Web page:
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Damian Saint

Don’t Ask Damian Saint to Pick a Favorite Part of Bali

Don’t Ask Damian Saint to Pick a Favorite Part of Bali

Sitting in a WOW Suite at W Bali, Damian Saint turns his head and points out the window to the WET Deck below. It was there at Woobar, he remembers, when he got to help his idol out.
Damian Saint
Damian Saint

He’s been the resident DJ and Music Curator at W Bali for a decade, but he still lights up when telling the story of the time he booked the legendary DJ Pete Tong to spin. “He’s very chilled and doesn’t go around with an entourage. I saw him just walk across the pool and people started to go ‘Pete, can we take a picture?’ People started harassing him,” Saint says.  “I stood up and said ‘Look, just give the guy a break. Give him some breathing space and we can do this later on.’” Saint says that Tong appreciated the gesture and “I said in passing, ‘if you ever need a tour manager, give me a call.”


He began DJing around his native London, and caught a lucky break when he subbed in for a DJ at The Luminaire nightclub. It just happened to be the night that the Regional Director for the famous nightclub chain Ministry of Sound walked in. “He saw this skinny little kid spinning records,’ he says. “We were still using vinyl, it was ’98 or ’99.”

A black-and-white photo of a man wearing glasses and a t-shirt with
A black-and-white photo of a man wearing glasses and a t-shirt with
Damian Saint
Damian Saint

“He comes up to the booth and says, ‘Are you the resident DJ?’” Saint remembers. ” I said, ‘No, the DJ is at the bar, but, you know he’s not in a very good state tonight, so I’m playing.’ And he said ‘Just keep doing what you’re doing.’ So, I played for another hour or so, and he called me back over and said ‘My name is Peter Bowden, I’m from the Ministry of Sound. We’re opening a project in Bangkok, we’d really like you to be involved.’”


He helped open the first Ministry of Sound outside London, and spent years spinning records in Bangkok and Thai Pai and releasing singles. Along the way, he got props from legends such as Josh Wink and Carl Cox, and also earned a degree from the School of Audio Engineering in Singapore. When W Bali opened, he came onboard. Eventually, he started booking the DJs and overseeing the musical direction for the hotel, posting mixtapes online during his free time. He also helped create the hotel’s W Sound Suite, which he calls “the best project I’ve ever worked on. I’ve enjoyed engineering for other people,” he says. “Not just electronic stuff, but recording vocalists and learning how to do it properly.”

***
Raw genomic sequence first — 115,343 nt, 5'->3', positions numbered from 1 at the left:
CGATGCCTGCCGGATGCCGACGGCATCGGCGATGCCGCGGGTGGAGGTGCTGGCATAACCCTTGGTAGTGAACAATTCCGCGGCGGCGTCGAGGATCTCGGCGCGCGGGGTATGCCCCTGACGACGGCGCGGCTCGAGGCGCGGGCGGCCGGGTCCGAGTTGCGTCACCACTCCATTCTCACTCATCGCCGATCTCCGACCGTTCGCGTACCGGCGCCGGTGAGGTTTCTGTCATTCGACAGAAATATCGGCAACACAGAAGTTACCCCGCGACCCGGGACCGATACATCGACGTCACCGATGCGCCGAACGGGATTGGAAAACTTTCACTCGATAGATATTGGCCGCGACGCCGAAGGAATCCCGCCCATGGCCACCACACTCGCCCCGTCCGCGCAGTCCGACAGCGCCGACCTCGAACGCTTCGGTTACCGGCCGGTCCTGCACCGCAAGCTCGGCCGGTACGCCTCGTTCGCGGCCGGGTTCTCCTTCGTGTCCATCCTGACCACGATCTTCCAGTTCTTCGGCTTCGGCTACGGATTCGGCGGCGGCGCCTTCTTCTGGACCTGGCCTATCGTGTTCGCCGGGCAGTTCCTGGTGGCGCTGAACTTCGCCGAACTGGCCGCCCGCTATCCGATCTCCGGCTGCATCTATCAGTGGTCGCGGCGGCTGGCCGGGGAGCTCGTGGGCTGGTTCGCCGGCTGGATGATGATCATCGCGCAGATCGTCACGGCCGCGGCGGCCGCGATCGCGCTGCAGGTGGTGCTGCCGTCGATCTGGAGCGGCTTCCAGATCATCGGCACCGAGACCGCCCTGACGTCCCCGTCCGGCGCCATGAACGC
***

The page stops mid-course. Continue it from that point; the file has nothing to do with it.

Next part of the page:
The next morning, Saint got a message from Tong’s manager, asking if he’d like to go on tour across Asia. He jumped at the chance. “I freaked out,” he remembers.


He’s had a passion for music and DJing since the early ’90s, “when it wasn’t cool to be a DJ. We were passing mixtapes around school from warehouse raves and stuff like that,” he says. “People at school used to laugh at us and make fun of us, so I stopped.  I thought, ‘I don’t wanna do this, but I think something stayed with me.’”


For a while, he strayed from the path, but when he turned 19 he began listening to house music more and more often, and was inspired by a compilation Tong released. “The bug came back,” he says. “I saved up a lot of money, bought some Technics turntables and a bunch of records, quit my job, and then just practiced eight hours a day.”


He’s settled into Bali, having lived here for a decade. It took some getting used to, he admits. But now he loves it. “There is no favorite part of Bali,” he says. “It’s all my favorite. They say it’s the ‘Island of the Gods.’ There’s something very zen and calming about it for sure,” he says. “When I came here, I really missed living in the city, and I was always looking for a way out. I couldn’t shift down two gears, and I didn’t wanna surf, and it really took a long time to embrace it. But once I stopped resisting, it was like … oh, it’s like going in a warm bath, it was like … this is the one.”



Words by Michael Tedder


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